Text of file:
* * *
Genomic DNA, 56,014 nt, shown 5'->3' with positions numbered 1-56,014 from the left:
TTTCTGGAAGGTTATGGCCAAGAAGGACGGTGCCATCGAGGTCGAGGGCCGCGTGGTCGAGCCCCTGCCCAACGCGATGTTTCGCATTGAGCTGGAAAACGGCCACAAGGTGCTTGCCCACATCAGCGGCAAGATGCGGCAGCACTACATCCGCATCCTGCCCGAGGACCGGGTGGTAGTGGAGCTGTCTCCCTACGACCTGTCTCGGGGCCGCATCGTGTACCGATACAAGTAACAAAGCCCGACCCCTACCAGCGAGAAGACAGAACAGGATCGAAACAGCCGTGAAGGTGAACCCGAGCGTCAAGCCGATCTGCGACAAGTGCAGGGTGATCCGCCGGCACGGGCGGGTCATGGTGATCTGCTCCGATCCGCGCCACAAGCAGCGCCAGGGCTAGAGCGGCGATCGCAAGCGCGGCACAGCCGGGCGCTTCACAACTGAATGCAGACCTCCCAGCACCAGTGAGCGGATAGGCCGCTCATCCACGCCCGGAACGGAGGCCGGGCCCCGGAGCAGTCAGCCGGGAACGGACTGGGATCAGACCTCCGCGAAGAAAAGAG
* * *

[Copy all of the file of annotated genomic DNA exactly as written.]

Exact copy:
Genomic DNA, 56,014 nt, shown 5'->3' with positions numbered 1-56,014 from the left:
TTTCTGGAAGGTTATGGCCAAGAAGGACGGTGCCATCGAGGTCGAGGGCCGCGTGGTCGAGCCCCTGCCCAACGCGATGTTTCGCATTGAGCTGGAAAACGGCCACAAGGTGCTTGCCCACATCAGCGGCAAGATGCGGCAGCACTACATCCGCATCCTGCCCGAGGACCGGGTGGTAGTGGAGCTGTCTCCCTACGACCTGTCTCGGGGCCGCATCGTGTACCGATACAAGTAACAAAGCCCGACCCCTACCAGCGAGAAGACAGAACAGGATCGAAACAGCCGTGAAGGTGAACCCGAGCGTCAAGCCGATCTGCGACAAGTGCAGGGTGATCCGCCGGCACGGGCGGGTCATGGTGATCTGCTCCGATCCGCGCCACAAGCAGCGCCAGGGCTAGAGCGGCGATCGCAAGCGCGGCACAGCCGGGCGCTTCACAACTGAATGCAGACCTCCCAGCACCAGTGAGCGGATAGGCCGCTCATCCACGCCCGGAACGGAGGCCGGGCCCCGGAGCAGTCAGCCGGGAACGGACTGGGATCAGACCTCCGCGAAGAAAAGAG